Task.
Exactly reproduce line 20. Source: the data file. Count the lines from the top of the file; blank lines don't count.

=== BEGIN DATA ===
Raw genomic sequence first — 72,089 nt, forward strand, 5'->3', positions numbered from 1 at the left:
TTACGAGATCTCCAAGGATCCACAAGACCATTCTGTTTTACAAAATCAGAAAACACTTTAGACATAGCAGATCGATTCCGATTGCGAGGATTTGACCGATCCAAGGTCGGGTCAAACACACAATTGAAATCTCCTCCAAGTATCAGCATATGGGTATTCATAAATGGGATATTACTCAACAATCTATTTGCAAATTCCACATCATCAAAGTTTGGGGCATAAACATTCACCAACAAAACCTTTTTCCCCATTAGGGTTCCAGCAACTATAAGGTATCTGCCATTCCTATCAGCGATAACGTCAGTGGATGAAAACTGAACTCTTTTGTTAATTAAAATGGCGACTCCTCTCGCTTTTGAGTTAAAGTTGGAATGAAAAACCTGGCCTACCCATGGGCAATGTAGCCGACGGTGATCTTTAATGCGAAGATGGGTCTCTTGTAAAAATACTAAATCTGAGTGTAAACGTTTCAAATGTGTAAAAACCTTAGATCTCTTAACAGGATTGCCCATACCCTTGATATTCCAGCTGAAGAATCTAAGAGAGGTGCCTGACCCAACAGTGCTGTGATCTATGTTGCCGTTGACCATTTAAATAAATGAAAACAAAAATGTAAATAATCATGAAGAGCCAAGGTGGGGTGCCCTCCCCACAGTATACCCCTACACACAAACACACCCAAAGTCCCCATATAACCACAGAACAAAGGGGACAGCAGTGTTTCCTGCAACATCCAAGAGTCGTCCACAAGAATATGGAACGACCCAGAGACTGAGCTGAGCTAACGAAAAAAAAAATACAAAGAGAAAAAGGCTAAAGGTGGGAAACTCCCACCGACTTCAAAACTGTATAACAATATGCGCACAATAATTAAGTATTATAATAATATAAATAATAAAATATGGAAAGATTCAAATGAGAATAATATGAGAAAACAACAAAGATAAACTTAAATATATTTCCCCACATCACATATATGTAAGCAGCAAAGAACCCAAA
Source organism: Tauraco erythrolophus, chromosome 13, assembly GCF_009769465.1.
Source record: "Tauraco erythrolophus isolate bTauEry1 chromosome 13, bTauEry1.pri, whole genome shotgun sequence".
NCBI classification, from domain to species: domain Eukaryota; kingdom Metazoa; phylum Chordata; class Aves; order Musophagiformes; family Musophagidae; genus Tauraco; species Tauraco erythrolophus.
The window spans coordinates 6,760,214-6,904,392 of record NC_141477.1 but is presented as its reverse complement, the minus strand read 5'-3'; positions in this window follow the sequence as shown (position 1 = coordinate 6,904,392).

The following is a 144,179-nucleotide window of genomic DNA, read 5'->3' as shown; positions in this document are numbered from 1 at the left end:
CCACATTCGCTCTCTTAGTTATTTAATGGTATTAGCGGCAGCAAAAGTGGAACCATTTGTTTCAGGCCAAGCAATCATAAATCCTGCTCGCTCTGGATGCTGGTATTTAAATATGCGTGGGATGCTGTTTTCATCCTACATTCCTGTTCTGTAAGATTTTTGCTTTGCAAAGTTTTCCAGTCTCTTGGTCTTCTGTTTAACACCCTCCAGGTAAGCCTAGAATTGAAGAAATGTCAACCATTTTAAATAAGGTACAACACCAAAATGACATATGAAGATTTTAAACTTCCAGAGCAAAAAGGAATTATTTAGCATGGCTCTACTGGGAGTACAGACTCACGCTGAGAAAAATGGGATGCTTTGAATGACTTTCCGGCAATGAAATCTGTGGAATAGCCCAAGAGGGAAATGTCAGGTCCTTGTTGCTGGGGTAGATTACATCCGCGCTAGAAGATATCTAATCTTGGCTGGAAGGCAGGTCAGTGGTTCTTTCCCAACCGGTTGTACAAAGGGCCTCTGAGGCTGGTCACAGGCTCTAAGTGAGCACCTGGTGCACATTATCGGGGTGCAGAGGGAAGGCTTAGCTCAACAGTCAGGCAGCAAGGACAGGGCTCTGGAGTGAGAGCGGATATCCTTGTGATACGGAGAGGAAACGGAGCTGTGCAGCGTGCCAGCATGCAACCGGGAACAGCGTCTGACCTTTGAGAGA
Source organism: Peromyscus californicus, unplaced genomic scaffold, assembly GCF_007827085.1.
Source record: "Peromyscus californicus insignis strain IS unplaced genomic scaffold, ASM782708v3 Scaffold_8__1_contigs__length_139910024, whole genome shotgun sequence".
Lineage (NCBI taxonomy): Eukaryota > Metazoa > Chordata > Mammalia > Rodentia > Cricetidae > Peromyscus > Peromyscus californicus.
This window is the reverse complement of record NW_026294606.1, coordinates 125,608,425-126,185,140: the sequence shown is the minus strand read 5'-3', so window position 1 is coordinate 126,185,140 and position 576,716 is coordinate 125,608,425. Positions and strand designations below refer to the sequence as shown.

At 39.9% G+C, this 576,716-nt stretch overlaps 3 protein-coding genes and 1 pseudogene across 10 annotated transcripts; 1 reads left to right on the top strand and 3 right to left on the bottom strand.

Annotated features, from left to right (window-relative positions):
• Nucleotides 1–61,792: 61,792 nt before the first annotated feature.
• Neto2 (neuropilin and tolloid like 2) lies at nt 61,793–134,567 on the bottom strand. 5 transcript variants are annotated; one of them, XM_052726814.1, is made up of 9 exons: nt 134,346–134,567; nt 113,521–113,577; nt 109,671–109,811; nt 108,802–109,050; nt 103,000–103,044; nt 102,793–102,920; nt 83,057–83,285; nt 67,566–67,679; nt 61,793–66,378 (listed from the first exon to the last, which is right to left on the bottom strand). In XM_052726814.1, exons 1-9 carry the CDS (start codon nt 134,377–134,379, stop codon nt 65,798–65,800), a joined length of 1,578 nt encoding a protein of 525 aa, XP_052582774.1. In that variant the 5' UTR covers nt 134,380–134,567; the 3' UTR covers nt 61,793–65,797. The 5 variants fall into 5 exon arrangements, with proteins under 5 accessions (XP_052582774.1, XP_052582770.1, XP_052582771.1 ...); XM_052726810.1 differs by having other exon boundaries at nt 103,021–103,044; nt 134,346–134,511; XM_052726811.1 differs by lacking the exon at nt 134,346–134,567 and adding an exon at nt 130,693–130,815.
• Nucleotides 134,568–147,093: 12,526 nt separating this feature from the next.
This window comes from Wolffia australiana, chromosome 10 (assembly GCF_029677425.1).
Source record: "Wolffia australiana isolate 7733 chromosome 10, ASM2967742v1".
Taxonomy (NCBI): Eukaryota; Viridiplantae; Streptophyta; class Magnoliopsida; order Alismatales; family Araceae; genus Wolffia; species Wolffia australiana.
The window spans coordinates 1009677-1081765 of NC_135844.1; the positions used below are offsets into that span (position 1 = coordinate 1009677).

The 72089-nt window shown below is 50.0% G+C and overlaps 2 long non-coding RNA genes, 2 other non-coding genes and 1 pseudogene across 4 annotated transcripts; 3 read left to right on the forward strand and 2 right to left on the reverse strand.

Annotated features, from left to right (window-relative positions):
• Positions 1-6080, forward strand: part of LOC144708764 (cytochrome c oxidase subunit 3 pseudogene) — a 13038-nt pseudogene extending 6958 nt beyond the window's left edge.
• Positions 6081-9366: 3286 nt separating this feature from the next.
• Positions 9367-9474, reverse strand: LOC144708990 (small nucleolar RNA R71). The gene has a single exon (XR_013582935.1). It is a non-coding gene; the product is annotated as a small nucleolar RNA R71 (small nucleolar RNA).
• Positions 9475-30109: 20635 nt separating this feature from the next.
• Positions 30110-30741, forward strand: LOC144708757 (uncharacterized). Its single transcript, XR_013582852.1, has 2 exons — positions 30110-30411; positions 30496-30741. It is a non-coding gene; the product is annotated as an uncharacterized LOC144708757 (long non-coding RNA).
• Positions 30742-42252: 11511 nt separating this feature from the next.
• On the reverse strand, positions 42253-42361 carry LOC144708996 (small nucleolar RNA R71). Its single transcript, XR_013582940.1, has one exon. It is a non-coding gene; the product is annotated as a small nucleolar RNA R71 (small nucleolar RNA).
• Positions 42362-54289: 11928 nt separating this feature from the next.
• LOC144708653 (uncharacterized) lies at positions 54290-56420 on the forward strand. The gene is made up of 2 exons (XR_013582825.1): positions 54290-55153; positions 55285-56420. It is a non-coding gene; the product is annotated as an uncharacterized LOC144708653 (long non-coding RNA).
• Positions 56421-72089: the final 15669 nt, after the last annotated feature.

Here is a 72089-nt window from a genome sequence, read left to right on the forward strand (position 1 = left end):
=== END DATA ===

Taxonomy (NCBI): Eukaryota; Viridiplantae; Streptophyta; class Magnoliopsida; order Alismatales; family Araceae; genus Wolffia; species Wolffia australiana.